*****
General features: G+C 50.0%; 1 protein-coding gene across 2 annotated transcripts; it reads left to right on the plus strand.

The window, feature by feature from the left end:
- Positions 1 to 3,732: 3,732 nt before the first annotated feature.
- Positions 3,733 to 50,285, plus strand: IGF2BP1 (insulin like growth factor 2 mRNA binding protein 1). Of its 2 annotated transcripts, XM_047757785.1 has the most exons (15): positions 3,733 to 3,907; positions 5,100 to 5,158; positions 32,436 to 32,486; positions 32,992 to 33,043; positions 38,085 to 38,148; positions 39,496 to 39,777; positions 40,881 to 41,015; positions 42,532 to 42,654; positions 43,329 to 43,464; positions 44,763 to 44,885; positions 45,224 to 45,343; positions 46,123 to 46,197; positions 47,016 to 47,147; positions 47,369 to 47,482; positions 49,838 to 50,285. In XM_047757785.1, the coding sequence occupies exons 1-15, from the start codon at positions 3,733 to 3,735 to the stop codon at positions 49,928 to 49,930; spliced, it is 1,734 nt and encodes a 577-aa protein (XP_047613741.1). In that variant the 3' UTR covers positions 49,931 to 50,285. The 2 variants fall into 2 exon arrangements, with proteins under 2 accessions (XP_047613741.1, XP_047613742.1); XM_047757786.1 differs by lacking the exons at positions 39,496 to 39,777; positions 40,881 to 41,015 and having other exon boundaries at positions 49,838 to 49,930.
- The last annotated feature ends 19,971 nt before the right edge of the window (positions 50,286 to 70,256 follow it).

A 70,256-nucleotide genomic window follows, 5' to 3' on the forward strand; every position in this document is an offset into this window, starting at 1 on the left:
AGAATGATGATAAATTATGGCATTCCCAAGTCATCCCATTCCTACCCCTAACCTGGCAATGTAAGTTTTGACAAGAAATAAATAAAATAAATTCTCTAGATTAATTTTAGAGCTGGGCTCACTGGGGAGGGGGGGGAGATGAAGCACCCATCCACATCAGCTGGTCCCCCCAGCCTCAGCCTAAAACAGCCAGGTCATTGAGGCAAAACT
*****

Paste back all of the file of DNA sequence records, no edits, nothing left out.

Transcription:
General features: G+C 50.0%; 1 protein-coding gene across 2 annotated transcripts; it reads left to right on the plus strand.

The window, feature by feature from the left end:
- Positions 1 to 3,732: 3,732 nt before the first annotated feature.
- Positions 3,733 to 50,285, plus strand: IGF2BP1 (insulin like growth factor 2 mRNA binding protein 1). Of its 2 annotated transcripts, XM_047757785.1 has the most exons (15): positions 3,733 to 3,907; positions 5,100 to 5,158; positions 32,436 to 32,486; positions 32,992 to 33,043; positions 38,085 to 38,148; positions 39,496 to 39,777; positions 40,881 to 41,015; positions 42,532 to 42,654; positions 43,329 to 43,464; positions 44,763 to 44,885; positions 45,224 to 45,343; positions 46,123 to 46,197; positions 47,016 to 47,147; positions 47,369 to 47,482; positions 49,838 to 50,285. In XM_047757785.1, the coding sequence occupies exons 1-15, from the start codon at positions 3,733 to 3,735 to the stop codon at positions 49,928 to 49,930; spliced, it is 1,734 nt and encodes a 577-aa protein (XP_047613741.1). In that variant the 3' UTR covers positions 49,931 to 50,285. The 2 variants fall into 2 exon arrangements, with proteins under 2 accessions (XP_047613741.1, XP_047613742.1); XM_047757786.1 differs by lacking the exons at positions 39,496 to 39,777; positions 40,881 to 41,015 and having other exon boundaries at positions 49,838 to 49,930.
- The last annotated feature ends 19,971 nt before the right edge of the window (positions 50,286 to 70,256 follow it).

A 70,256-nucleotide genomic window follows, 5' to 3' on the forward strand; every position in this document is an offset into this window, starting at 1 on the left:
AGAATGATGATAAATTATGGCATTCCCAAGTCATCCCATTCCTACCCCTAACCTGGCAATGTAAGTTTTGACAAGAAATAAATAAAATAAATTCTCTAGATTAATTTTAGAGCTGGGCTCACTGGGGAGGGGGGGGAGATGAAGCACCCATCCACATCAGCTGGTCCCCCCAGCCTCAGCCTAAAACAGCCAGGTCATTGAGGCAAAACT